Vary the Intensity of Each Layer

If you can create three layers at least, think of them as plots A, B, and C. You know your A plot—it’s the main one driving your story. But now you need B and C. You want B to be an important layer that will help the main plot along—either something that enhances Plot A or runs headlong into conflict with it.

Plot C will be thinner and more trivial, and may even add that comic relief in your tension (picture your character trying to get the paint guy with myopia to see the obvious difference between the two unmatching paint swatches). Believe it or not, Plot C can serve the purpose of revealing a lot of emotion and character (ever thrown a hissy fit at a store when you’re having a bad day over something else?).

Take this a step further and imagine one of your secondary, supportive characters in your novel dealing with an issue that juxtaposes with your protagonist’s issues. What if Ann, your hero, is fighting infertility, and at her peak of despair at being unable to conceive, her best friend Joan not only learns she’s accidentally gotten pregnant—she’s going in for an abortion. Can you see how this plot layer can add depth to your story by providing a place to reveal more of your protagonist’s needs, fears, and personality?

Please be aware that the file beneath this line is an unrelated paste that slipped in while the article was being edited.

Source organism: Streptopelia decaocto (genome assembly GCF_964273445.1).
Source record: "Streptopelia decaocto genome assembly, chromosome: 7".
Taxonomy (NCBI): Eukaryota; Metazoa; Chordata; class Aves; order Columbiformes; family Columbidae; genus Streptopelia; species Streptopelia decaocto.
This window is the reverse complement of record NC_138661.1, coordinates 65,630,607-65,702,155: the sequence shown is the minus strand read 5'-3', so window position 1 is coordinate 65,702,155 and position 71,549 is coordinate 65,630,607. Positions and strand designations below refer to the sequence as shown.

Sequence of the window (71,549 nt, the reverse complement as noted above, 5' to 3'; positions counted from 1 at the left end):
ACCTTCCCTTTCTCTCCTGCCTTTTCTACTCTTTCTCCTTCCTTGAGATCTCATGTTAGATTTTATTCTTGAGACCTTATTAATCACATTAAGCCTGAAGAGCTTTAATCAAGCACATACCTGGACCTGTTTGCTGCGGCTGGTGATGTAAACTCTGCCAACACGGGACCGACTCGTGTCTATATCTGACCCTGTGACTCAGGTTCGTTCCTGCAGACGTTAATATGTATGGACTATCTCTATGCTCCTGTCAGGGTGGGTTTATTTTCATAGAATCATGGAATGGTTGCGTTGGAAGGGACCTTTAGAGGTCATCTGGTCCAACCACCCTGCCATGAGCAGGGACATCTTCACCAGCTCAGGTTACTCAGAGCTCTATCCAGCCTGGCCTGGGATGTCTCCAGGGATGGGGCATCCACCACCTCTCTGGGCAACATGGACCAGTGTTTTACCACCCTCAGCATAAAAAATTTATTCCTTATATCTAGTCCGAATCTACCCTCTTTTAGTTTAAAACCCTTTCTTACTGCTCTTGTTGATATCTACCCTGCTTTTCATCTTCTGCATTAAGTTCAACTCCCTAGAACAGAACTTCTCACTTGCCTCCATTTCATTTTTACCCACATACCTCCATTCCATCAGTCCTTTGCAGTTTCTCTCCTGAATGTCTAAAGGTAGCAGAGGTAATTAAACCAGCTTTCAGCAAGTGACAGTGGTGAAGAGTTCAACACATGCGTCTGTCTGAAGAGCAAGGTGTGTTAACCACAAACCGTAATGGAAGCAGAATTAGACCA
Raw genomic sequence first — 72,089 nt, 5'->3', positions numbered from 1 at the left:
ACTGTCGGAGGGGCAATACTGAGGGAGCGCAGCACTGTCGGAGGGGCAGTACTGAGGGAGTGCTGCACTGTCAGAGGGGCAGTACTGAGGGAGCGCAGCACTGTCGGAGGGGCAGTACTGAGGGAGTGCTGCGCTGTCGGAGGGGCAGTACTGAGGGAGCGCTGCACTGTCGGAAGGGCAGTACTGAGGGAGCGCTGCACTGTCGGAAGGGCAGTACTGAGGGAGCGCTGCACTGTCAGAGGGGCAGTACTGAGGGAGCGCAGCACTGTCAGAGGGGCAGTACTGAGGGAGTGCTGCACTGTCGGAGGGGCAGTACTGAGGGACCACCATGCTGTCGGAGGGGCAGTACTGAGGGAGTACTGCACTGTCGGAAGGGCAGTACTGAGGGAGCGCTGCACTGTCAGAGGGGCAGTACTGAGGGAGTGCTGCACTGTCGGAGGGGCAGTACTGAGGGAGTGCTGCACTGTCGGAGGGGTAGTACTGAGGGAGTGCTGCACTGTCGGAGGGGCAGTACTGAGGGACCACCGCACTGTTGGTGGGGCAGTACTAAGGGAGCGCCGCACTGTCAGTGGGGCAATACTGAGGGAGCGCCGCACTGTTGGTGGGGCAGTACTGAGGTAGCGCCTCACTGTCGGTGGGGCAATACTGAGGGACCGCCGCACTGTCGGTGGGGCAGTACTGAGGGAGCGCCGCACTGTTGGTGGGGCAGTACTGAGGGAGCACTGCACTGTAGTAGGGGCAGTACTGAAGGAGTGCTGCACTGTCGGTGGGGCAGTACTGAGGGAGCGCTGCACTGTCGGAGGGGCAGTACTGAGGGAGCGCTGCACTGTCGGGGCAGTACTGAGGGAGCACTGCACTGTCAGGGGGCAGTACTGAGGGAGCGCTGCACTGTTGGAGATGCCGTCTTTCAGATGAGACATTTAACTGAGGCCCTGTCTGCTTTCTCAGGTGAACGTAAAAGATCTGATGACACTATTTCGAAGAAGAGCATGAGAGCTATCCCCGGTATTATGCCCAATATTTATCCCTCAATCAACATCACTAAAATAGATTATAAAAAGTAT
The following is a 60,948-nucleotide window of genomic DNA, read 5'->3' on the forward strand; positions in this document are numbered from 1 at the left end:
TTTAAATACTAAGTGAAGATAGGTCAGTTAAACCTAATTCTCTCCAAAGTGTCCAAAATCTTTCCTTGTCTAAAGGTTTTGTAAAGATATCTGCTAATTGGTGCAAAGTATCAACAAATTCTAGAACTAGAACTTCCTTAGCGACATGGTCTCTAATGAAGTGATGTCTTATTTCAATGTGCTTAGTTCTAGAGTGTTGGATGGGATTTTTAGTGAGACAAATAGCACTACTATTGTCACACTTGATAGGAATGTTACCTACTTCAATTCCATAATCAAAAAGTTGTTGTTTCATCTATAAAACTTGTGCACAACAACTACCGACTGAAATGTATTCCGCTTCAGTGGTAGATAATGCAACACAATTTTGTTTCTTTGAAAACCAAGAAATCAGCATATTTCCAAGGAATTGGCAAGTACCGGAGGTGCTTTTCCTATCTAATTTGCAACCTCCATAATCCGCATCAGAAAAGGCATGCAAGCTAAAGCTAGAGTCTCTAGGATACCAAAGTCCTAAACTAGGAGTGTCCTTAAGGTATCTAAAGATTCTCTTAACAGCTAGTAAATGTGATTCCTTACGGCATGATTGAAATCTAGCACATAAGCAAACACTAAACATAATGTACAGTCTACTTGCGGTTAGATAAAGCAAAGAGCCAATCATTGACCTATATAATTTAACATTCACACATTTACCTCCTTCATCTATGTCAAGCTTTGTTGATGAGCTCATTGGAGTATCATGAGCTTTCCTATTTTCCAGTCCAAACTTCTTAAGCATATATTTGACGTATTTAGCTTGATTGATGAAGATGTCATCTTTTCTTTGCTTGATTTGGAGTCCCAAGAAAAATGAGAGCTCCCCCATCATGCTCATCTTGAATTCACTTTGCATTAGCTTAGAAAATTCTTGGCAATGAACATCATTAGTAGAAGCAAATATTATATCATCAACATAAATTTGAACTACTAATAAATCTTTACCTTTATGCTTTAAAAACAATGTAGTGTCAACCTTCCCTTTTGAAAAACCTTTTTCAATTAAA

In my mystery A Thin Film of Lies, I needed a big revision, I decided to make a secondary character my protagonist. Fran is a bit sketchy in the original story; you know a little about her life, personality, and tastes. She’s a homicide detective investigating the hit-and-run that frames my story.

But now I needed to bring her to the forefront. Not only did I deepen her involvement with the main plot and increase the number of her scenes, I added an ongoing, growing tension with her teenage son that exposed issues of trust and believability—elements that are key themes of my main plot. Fran doesn’t really believe in her perp’s claims of innocence, nor does she believe her son’s when he insists he didn’t hack the school’s computer.

In the midst of all this, she hates the LA heat, has terrible asthma, so my Plot C is the aggravating element of her air conditioner at home always going on the fritz—which compounds and exacerbates the tension and “heat” in her house and family life.